The Framing behavior is simply awesome.

The Framing behavior is simply awesome.


Use Parameter behaviors too

When you can’t find a regular behavior to do what you want, use a Parameter behavior instead. I’ve written about them here before, and won’t recap that all here, but they’re very powerful and a huge time saver. A great way to avoid keyframing, too.

Aaah, Oscillate.

Aaah, Oscillate.


Make heavy use of built-in text behaviors and shape styles to get started

Some of the built-in presets are very complex, and are a fantastic way to kick off an animation. The text animations and shape styles in particular are very usable and a great source of inspiration. Pick one, then tweak it. Speaking of shape styles, have you ever thought of keyframing the opacity of a gradient you’re using to draw a line? Me neither.

Just a few nice things you can do to text.

Just a few nice things you can do to text.


Keyboard shortcuts: I, O, Shift-[ and Shift-]

You probably know about I and O, to set the In and Out points of an object or group. Still, Shift-[ and Shift-] are vital, for moving the start or end point of a selected object to the playhead. Very handy indeed for lining up multiple objects, and confusingly shown as Shift-{ in the menus and the Command Editor.

Not sure why the shortcut isn’t shown as Shift-[

Not sure why the shortcut isn’t shown as Shift-[


Beware of making changes with slow consequences

A simple one: if you’re using complex objects like particle effects with huge numbers of points, don’t change those points while the playhead is way down the timeline. Motion will have to recalculate every state of that object all the way along, so it’s much faster to move away from the object (or to its start) and then change it.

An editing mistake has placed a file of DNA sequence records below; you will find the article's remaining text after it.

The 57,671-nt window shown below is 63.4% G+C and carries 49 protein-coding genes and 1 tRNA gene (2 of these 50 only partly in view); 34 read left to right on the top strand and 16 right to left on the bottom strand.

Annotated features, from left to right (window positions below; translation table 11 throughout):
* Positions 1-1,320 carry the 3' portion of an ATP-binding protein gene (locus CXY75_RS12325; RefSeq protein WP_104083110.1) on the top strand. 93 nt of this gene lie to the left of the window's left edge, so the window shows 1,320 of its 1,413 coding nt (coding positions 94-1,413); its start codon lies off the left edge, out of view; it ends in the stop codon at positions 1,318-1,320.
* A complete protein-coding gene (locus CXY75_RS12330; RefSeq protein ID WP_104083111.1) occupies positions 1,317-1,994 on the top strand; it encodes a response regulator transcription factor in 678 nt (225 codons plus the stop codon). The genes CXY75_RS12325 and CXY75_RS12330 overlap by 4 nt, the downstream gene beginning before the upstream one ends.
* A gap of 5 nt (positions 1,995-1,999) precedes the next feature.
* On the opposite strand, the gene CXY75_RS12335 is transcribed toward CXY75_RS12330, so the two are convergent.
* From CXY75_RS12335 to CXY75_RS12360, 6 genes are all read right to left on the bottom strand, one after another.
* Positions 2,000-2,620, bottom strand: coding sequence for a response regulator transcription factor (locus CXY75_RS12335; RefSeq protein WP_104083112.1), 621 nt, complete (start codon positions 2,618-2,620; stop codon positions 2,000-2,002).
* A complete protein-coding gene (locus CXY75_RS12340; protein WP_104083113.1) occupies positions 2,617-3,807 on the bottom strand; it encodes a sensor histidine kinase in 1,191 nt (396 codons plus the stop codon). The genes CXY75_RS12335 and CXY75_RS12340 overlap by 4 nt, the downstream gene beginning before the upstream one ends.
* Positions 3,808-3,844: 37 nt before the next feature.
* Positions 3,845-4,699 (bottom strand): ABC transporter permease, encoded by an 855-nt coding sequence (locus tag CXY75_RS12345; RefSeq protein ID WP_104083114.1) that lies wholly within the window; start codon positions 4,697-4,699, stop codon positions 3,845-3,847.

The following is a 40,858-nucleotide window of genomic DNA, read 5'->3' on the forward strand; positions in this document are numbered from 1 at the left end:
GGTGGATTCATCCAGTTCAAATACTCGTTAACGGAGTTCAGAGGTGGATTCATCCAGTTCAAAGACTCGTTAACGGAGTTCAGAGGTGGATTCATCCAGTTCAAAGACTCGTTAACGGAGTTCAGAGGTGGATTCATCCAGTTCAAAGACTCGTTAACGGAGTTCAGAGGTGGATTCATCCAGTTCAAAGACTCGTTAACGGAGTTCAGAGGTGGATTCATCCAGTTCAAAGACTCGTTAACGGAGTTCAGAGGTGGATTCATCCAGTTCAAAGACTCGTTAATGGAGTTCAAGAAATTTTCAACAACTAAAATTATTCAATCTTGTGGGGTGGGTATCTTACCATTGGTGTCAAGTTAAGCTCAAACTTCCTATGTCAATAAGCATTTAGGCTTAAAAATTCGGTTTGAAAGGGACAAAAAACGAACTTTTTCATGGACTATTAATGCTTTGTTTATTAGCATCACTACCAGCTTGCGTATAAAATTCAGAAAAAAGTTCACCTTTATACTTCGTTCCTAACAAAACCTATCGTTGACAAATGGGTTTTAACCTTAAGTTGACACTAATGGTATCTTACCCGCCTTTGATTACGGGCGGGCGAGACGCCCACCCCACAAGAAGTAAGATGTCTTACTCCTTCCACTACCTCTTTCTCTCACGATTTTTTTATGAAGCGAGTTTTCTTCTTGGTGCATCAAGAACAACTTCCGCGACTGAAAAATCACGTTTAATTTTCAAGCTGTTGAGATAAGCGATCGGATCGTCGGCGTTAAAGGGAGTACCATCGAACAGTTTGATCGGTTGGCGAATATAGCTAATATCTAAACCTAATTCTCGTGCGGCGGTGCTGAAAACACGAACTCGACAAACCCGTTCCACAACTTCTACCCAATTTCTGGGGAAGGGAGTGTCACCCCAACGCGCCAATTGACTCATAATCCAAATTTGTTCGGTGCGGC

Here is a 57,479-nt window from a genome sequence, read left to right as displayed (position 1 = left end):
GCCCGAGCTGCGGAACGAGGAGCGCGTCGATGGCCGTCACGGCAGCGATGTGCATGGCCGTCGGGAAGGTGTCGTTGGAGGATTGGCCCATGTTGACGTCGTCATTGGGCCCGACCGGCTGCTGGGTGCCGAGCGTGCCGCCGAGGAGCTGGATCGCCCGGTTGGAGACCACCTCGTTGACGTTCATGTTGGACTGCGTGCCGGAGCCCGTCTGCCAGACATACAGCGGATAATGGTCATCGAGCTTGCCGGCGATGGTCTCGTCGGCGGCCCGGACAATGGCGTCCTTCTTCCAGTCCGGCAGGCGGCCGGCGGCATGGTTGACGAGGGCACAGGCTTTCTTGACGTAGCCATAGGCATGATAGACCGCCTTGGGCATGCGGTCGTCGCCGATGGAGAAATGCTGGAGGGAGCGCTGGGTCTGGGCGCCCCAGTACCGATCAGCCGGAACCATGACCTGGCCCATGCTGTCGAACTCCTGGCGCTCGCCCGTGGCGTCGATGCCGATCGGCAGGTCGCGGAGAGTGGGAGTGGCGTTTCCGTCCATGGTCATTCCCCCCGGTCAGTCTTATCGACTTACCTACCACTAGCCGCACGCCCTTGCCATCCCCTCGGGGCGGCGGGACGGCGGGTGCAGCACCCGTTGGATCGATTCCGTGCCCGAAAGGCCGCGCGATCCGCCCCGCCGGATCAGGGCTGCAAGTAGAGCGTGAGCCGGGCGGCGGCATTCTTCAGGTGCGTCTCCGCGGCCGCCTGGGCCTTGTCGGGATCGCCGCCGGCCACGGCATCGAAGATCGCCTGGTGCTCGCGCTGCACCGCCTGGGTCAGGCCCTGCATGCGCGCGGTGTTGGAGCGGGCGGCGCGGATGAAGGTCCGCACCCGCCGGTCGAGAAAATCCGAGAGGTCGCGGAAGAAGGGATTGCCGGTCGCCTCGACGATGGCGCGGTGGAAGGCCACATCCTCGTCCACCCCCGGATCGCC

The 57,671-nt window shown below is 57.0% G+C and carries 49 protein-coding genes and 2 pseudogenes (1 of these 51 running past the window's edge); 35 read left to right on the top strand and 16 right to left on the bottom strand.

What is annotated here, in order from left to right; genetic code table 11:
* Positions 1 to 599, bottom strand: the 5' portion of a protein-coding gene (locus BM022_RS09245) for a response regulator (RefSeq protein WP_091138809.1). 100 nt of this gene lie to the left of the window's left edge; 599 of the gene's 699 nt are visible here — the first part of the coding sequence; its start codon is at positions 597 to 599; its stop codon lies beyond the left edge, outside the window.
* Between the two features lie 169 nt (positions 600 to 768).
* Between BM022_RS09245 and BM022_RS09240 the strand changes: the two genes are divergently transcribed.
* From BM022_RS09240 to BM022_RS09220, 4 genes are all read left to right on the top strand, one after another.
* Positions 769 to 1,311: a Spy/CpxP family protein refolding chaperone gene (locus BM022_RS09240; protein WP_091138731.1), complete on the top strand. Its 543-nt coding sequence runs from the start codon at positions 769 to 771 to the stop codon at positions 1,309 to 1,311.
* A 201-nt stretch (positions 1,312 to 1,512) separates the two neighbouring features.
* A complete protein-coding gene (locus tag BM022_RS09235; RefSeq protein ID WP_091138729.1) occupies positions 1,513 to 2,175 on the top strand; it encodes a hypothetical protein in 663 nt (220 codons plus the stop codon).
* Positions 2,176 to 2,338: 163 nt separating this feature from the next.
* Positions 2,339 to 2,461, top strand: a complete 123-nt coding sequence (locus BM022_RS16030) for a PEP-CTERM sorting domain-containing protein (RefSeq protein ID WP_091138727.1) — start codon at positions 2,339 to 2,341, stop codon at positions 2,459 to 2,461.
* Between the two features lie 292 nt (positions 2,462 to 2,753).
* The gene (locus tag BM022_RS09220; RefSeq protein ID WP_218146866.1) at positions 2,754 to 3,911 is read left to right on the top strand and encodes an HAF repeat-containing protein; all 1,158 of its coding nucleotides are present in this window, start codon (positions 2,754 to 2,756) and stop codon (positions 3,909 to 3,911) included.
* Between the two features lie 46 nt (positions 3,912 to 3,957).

Beware! Too many points!

Beware! Too many points!


Keep related items in groups

Easy, this one: keep related objects together by selecting them, then pressing Command-Shift-G to make a new Group. Even better, you can often move an object’s behaviors to its containing group, then add additional objects inside that group and affect them all.

You are naming your groups, aren’t you?

You are naming your groups, aren’t you?


Use Link behaviors if you can't keep objects together

Sometimes you’ll need to keep objects separate but transform them together. For that, use the Link parameter behavior.

They’ll move or rotate together, wherever they are.

They’ll move or rotate together, wherever they are.


Use Cameras to change your view instead of moving objects

Treat your Motion workspace like a film set, and create new cameras when you want to cut to a new angle. You can even use a continuous base camera (a wide shot?) and zoom in by using other, closer cameras which sit above it.

And I haven’t even mentioned the Framing behavior here.

And I haven’t even mentioned the Framing behavior here.


Keep backgrounds in 2D groups but the rest in 3D

If your background color is going to change in your animation, make a separate group at the bottom of the stacking order, and keep it in 2D to isolate it from 3D camera changes.

That icon in the green circle means 2D.

That icon in the green circle means 2D.


Duplicate and swap media a lot

For different variations of the same object, simply duplicate (Command-D), reposition in time, then drag new media directly on top of the object from the Finder. Guaranteed to be in the same position, scale, etc.

I should probably have renamed these layers.

I should probably have renamed these layers.


Use Clone layers

If you need part of a layer to have an effect applied, don’t duplicate, filter, then mask; clone, filter, then mask instead. Clones remain a “live” duplicate of the original, so you won’t need to re-tweak them as you do with duplicates.

Press K to clone a layer; this example shows part of a layer with refraction applied.

Press K to clone a layer; this example shows part of a layer with refraction applied.


Work in standard or draft; output in Best

Some render settings can really slow you down — Motion Blur and Depth of Field spring to mind. While you may want to keep them off during editing, make sure you enable these settings on export for best results.

Slow but very pretty.

Slow but very pretty.


Conclusion

Motion is an awesome animation package, and while you can work with it just like you’d work with After Effects, you’ll do better with a slightly different approach. Like FCP X, it’s different, yet powerful, and worth taking the time to learn. Good luck!